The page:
Immediate deductions. For the 2015 income year, new acquisitions not exceeding DKK12,800 (2015 amount) or with useful lives not exceeding three years are 100% deductible in the year of purchase. Computer software, operating equipment and ships for research and development, except operating equipment and ships used for exploration of raw materials, are also 100% deductible in the year of purchase.
Asset classes. Certain depreciable assets must be allocated among four asset classes:
- Operating equipment (including production facilities, machinery, office equipment, hardware and certain software that may not be written off immediately) may be depreciated at an annual rate of up to 25%, using the declining-balance method.
- Certain ships (weighing more than 20 tons and leased out without a crew) may be depreciated at an annual rate up to 12%, using the declining-balance method.
- Certain operating equipment with a long economic life (certain ships transporting goods or passengers, aircraft, rolling railway material, drilling rigs and facilities for producing heat and electricity) may be depreciated at an annual rate of up to 17%, using the declining-balance method. This rate will be decreased by two percentage points every other year until the rate is re duced to 15% in 2016. Facilities for producing heat and electricity with a capacity of less than 1 MW and wind-turbine generators (regardless of the capacity) may be depreciated at an annual rate of up to 25%, using the declining-balance method.
- Infrastructural facilities (facilities used for purposes, such as transporting, storing and distributing electricity, water, heat, oil, gas and wastewater and facilities with respect to radio, telecommunications and data transmissions) may be depreciated at an annual rate of up to 7%, using the declining-balance method.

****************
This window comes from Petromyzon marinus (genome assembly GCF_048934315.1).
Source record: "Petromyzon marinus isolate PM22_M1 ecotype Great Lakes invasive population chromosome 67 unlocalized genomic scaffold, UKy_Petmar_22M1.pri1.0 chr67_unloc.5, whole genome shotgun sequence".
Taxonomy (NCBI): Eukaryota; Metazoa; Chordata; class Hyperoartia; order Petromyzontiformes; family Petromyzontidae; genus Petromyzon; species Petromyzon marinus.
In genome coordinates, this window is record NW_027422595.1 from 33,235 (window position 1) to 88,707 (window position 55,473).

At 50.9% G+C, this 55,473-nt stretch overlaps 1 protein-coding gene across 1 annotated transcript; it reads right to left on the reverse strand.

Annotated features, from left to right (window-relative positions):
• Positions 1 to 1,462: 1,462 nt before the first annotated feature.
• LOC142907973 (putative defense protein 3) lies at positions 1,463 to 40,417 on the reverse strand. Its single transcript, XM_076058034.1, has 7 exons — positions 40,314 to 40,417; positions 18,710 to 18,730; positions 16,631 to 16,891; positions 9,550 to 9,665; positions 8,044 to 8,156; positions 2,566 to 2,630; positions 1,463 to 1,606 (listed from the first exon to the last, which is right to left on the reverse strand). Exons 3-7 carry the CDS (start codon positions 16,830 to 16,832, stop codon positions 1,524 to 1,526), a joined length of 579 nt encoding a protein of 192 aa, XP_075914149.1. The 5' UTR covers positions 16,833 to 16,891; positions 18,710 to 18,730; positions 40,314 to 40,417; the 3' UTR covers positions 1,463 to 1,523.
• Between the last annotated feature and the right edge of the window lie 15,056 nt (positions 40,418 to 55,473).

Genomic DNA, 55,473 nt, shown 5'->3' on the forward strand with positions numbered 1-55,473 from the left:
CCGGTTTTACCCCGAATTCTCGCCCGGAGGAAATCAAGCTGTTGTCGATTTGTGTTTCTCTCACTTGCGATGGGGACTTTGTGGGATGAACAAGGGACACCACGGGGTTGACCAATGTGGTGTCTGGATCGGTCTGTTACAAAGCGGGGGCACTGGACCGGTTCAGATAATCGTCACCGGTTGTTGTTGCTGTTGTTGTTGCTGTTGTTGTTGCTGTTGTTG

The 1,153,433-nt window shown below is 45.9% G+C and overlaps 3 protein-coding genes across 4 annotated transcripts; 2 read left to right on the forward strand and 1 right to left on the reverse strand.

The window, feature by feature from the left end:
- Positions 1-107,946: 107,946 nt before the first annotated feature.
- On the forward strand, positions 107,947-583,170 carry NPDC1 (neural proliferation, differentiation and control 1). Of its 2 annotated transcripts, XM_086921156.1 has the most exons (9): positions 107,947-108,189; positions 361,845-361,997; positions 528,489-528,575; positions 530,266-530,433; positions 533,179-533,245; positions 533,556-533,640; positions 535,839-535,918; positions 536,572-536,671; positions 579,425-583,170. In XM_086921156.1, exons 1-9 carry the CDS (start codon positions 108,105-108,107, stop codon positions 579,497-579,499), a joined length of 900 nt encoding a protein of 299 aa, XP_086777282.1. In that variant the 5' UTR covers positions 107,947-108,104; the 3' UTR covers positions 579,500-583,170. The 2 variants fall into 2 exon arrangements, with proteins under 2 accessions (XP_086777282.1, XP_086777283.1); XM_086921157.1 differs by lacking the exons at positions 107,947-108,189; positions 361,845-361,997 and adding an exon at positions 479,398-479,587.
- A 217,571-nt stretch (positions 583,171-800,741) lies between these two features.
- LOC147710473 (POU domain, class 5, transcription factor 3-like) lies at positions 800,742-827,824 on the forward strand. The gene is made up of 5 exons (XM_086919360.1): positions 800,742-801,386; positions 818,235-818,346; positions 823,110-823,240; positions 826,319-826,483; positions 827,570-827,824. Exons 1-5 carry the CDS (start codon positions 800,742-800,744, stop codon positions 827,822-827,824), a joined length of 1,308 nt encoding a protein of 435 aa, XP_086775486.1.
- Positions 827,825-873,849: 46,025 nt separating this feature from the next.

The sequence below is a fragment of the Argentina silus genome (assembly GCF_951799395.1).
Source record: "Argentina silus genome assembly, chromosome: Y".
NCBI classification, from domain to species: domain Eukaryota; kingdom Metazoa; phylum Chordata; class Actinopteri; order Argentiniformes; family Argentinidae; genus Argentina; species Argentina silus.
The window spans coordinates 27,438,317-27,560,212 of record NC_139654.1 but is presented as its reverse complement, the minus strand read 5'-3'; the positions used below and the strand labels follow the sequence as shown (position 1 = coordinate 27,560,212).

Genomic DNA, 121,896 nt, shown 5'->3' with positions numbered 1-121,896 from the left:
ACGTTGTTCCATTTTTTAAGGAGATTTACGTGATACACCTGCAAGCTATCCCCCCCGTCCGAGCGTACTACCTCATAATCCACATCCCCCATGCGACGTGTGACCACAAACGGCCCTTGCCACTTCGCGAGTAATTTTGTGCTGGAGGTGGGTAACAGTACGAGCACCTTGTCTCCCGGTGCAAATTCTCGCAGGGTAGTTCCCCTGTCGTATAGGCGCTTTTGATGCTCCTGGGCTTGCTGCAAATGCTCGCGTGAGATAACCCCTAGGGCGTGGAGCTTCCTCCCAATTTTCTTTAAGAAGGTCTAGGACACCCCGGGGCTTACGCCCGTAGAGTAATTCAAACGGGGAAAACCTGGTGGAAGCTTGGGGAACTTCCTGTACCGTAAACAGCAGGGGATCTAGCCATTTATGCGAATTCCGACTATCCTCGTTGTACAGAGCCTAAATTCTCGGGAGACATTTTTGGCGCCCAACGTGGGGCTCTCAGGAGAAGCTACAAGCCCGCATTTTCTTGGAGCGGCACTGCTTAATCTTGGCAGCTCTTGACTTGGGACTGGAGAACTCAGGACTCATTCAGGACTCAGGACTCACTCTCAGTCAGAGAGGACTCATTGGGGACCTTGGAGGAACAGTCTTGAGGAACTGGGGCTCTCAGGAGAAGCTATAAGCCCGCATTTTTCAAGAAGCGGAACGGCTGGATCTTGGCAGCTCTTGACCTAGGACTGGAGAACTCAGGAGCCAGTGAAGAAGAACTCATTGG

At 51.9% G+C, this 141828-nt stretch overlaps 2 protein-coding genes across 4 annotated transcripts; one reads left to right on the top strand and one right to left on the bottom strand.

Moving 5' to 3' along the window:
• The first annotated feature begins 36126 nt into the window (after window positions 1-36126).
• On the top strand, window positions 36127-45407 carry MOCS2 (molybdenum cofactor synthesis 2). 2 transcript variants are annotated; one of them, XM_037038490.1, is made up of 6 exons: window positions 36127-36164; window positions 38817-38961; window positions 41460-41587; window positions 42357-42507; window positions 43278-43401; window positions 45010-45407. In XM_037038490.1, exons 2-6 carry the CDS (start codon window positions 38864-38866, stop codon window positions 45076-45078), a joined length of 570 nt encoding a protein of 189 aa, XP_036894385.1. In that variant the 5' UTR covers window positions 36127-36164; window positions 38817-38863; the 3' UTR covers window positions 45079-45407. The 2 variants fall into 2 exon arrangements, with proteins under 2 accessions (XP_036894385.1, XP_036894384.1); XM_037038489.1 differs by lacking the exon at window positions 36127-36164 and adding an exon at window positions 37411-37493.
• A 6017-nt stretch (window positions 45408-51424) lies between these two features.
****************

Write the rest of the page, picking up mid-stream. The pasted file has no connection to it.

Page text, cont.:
It is important to distinguish between building installations and infrastructural facilities.
Buildings. Buildings used for commercial and industrial purposes may be depreciated at an annual rate of up to 4%, using the straight-line method based on the purchase price, excluding the value of the land. Office buildings, financial institutions, hotels, hospitals and certain other buildings may not be depreciated. How ever, office blocks or office premises adjacent to buildings used for commercial purposes may be depreciated if the office blocks are used together with the depreciable buildings.
Others. Acquired goodwill, patent rights and trademarks may be amortized over seven years. Costs incurred in connection with the improvement of rented premises and properties (not used for habitation or other commercial or non-industrial purposes) on leas ed land may be depreciated at an annual rate of up to 20%. If the tenancy is entered into for a fixed number of years, the annual depreciation rate cannot exceed a rate that results in equal amounts of depreciation over the fixed number of years.
Recapture. The amount of depreciation claimed on an asset may be recaptured on the disposal of the asset. Recaptured depreciation is subject to tax at a rate of 23.5%. For assets depreciated under the declining-balance method, however, the consideration received is deducted from the collective declining-balance account, and, consequently, the recapture is indirect.